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  5. Wil says:

    I do like how in the upper right of this picture there is a heavy tome precariously perched, ready to fall into the path of an unsuspecting reader and quite possibly render said reader unconscious.

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  6. Gene says:

    OK, that’s a chair, not a couch, first off. Second, may we assume you sit in that chair to read? And if so, do you read with those awful fluorescent-white overhead lights?

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  7. rcbuss says:

    Ball Four

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  8. MusialyAwesome says:

    Veeck – As in Wreck

    Boys of Summer

    Nine Innings


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  9. MIT says:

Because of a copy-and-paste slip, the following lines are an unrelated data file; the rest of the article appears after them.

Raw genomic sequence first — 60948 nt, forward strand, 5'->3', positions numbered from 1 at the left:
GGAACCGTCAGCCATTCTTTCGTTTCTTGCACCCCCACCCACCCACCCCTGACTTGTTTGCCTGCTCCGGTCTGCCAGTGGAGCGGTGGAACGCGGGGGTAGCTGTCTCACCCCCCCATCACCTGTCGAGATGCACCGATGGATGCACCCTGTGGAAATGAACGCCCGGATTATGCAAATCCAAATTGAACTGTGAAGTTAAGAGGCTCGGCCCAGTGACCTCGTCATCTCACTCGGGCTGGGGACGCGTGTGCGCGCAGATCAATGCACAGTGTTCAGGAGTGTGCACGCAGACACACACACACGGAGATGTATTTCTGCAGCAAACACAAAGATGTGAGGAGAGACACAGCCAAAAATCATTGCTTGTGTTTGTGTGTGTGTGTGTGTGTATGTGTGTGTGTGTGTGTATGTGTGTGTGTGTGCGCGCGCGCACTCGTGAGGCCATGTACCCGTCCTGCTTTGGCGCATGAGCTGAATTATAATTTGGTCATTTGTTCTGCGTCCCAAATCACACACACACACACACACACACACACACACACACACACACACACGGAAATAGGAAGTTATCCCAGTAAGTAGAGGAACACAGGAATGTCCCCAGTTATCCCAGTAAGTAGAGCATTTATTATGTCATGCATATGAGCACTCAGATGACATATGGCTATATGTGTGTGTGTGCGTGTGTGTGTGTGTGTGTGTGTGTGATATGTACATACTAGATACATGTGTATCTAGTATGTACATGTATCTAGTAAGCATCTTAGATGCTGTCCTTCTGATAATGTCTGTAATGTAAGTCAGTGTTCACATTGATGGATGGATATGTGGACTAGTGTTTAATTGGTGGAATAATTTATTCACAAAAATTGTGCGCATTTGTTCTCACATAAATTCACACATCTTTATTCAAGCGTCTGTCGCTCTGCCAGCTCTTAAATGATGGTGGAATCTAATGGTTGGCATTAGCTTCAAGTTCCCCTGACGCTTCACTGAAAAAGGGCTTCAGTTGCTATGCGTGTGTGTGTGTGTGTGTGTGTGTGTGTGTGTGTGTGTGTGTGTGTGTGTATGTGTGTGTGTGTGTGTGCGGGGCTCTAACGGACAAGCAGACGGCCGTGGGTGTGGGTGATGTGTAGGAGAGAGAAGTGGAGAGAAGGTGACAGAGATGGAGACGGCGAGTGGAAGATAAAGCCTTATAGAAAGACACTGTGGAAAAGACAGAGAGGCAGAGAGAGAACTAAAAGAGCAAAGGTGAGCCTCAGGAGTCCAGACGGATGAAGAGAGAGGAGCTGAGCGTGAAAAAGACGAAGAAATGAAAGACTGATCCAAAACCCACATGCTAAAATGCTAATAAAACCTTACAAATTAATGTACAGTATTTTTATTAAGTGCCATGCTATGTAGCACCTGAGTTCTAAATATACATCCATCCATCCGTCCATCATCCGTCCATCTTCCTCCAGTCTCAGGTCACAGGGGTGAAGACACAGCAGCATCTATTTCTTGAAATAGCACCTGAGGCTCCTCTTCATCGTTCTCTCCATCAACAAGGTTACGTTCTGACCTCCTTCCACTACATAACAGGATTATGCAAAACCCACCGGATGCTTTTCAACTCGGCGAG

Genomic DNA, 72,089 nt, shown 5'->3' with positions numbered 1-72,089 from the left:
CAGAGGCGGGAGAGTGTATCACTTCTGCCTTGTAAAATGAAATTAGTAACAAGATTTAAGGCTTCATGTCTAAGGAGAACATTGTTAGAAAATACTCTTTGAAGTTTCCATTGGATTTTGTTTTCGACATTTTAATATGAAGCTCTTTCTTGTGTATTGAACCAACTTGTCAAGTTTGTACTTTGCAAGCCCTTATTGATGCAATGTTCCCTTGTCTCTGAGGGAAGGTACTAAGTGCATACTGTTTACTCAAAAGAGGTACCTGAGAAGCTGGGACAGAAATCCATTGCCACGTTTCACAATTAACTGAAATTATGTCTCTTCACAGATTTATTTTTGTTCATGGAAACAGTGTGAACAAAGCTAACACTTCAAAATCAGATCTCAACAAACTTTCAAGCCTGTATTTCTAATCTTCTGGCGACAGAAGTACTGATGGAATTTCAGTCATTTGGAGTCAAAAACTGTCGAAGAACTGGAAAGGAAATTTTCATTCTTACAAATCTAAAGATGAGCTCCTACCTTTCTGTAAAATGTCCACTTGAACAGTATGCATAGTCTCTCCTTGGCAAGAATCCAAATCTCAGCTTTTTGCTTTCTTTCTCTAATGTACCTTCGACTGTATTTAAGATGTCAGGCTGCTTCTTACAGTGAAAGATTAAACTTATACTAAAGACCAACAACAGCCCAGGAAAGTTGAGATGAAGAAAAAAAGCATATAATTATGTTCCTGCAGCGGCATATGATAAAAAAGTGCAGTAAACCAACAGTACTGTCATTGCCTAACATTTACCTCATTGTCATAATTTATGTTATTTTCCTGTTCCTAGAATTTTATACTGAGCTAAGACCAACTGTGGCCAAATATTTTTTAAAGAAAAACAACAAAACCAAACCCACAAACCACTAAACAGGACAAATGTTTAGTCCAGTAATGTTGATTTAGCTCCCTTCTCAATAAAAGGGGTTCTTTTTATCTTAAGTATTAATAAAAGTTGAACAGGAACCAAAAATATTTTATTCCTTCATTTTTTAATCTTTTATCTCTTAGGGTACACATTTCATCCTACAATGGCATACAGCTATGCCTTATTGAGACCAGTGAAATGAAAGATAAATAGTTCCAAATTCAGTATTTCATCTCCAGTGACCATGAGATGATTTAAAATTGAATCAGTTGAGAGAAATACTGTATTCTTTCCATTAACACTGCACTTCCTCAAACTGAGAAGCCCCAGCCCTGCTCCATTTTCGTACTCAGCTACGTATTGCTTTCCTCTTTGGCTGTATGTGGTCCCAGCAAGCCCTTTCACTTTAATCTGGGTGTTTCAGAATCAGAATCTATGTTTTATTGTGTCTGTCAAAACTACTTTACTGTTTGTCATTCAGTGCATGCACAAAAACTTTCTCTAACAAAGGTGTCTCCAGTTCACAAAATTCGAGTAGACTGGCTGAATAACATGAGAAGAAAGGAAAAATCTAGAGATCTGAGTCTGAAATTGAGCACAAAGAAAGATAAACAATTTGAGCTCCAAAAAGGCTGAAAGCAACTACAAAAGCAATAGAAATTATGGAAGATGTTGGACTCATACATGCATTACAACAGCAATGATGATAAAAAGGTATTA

I believe I can make out cardboard gods on the 5th shelf

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  10. Well-Beered Englishman says:

    Because rules are for breaking:

    – I’m a Stranger Here Myself, In a Sunburnt Country, Notes from a Small Island, Neither Here Nor There, Bill Bryson
    – Collapse, Jared Diamond
    – 1776, David McCullough
    – four volumes of The Onion
    – America: The Book, by the writers of the Daily Show
    – The World Is Flat, Thomas L. Friedman
    – Doubt, Jennifer Hecht
    – Himalaya, Michael Palin

    …and because I am not completely useles…
    – the Library of America classic baseball writing anthology

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  11. The Return of Rambo Diaz says:

    Request: Jeremy Book surrounded by Patrick Dubuque’s Books.